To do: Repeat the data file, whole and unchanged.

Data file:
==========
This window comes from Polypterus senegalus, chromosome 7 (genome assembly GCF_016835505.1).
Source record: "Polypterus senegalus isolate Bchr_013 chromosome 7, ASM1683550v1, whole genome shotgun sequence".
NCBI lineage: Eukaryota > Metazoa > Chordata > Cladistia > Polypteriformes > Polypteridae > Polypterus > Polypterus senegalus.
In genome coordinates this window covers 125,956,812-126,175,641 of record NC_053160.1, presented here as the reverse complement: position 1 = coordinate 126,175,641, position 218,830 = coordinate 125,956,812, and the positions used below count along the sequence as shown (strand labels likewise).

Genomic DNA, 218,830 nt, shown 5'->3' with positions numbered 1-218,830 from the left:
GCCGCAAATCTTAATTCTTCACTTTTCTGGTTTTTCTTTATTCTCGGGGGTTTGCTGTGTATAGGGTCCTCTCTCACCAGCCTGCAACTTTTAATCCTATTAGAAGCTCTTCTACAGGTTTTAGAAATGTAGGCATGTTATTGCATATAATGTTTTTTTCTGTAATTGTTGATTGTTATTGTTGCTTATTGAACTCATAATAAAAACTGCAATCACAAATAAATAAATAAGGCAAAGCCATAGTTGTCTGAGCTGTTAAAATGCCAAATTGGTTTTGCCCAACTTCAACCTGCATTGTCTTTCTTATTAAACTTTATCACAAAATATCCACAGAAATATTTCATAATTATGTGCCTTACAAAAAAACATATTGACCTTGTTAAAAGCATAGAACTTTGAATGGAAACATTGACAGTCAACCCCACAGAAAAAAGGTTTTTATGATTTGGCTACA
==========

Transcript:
This window comes from Polypterus senegalus, chromosome 7 (genome assembly GCF_016835505.1).
Source record: "Polypterus senegalus isolate Bchr_013 chromosome 7, ASM1683550v1, whole genome shotgun sequence".
NCBI lineage: Eukaryota > Metazoa > Chordata > Cladistia > Polypteriformes > Polypteridae > Polypterus > Polypterus senegalus.
In genome coordinates this window covers 125,956,812-126,175,641 of record NC_053160.1, presented here as the reverse complement: position 1 = coordinate 126,175,641, position 218,830 = coordinate 125,956,812, and the positions used below count along the sequence as shown (strand labels likewise).

Genomic DNA, 218,830 nt, shown 5'->3' with positions numbered 1-218,830 from the left:
GCCGCAAATCTTAATTCTTCACTTTTCTGGTTTTTCTTTATTCTCGGGGGTTTGCTGTGTATAGGGTCCTCTCTCACCAGCCTGCAACTTTTAATCCTATTAGAAGCTCTTCTACAGGTTTTAGAAATGTAGGCATGTTATTGCATATAATGTTTTTTTCTGTAATTGTTGATTGTTATTGTTGCTTATTGAACTCATAATAAAAACTGCAATCACAAATAAATAAATAAGGCAAAGCCATAGTTGTCTGAGCTGTTAAAATGCCAAATTGGTTTTGCCCAACTTCAACCTGCATTGTCTTTCTTATTAAACTTTATCACAAAATATCCACAGAAATATTTCATAATTATGTGCCTTACAAAAAAACATATTGACCTTGTTAAAAGCATAGAACTTTGAATGGAAACATTGACAGTCAACCCCACAGAAAAAAGGTTTTTATGATTTGGCTACA